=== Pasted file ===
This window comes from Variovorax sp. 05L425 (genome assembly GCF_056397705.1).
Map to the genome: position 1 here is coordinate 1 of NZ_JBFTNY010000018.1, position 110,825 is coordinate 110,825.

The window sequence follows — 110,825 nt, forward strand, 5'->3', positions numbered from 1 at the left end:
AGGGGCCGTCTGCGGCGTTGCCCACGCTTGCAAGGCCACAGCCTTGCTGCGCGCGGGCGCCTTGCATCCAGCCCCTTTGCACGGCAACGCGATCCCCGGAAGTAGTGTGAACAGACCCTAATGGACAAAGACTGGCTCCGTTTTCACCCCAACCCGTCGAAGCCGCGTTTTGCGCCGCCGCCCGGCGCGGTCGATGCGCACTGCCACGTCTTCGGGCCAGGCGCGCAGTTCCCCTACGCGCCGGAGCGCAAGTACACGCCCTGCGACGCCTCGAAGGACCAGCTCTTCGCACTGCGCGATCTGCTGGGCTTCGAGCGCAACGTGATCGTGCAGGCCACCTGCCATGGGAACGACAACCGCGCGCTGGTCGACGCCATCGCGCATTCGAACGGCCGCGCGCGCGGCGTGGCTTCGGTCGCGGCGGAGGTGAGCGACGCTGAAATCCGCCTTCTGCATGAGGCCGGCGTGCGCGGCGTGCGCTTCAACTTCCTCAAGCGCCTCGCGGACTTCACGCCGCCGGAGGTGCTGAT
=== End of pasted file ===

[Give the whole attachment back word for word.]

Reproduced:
This window comes from Variovorax sp. 05L425 (genome assembly GCF_056397705.1).
Map to the genome: position 1 here is coordinate 1 of NZ_JBFTNY010000018.1, position 110,825 is coordinate 110,825.

The window sequence follows — 110,825 nt, forward strand, 5'->3', positions numbered from 1 at the left end:
AGGGGCCGTCTGCGGCGTTGCCCACGCTTGCAAGGCCACAGCCTTGCTGCGCGCGGGCGCCTTGCATCCAGCCCCTTTGCACGGCAACGCGATCCCCGGAAGTAGTGTGAACAGACCCTAATGGACAAAGACTGGCTCCGTTTTCACCCCAACCCGTCGAAGCCGCGTTTTGCGCCGCCGCCCGGCGCGGTCGATGCGCACTGCCACGTCTTCGGGCCAGGCGCGCAGTTCCCCTACGCGCCGGAGCGCAAGTACACGCCCTGCGACGCCTCGAAGGACCAGCTCTTCGCACTGCGCGATCTGCTGGGCTTCGAGCGCAACGTGATCGTGCAGGCCACCTGCCATGGGAACGACAACCGCGCGCTGGTCGACGCCATCGCGCATTCGAACGGCCGCGCGCGCGGCGTGGCTTCGGTCGCGGCGGAGGTGAGCGACGCTGAAATCCGCCTTCTGCATGAGGCCGGCGTGCGCGGCGTGCGCTTCAACTTCCTCAAGCGCCTCGCGGACTTCACGCCGCCGGAGGTGCTGAT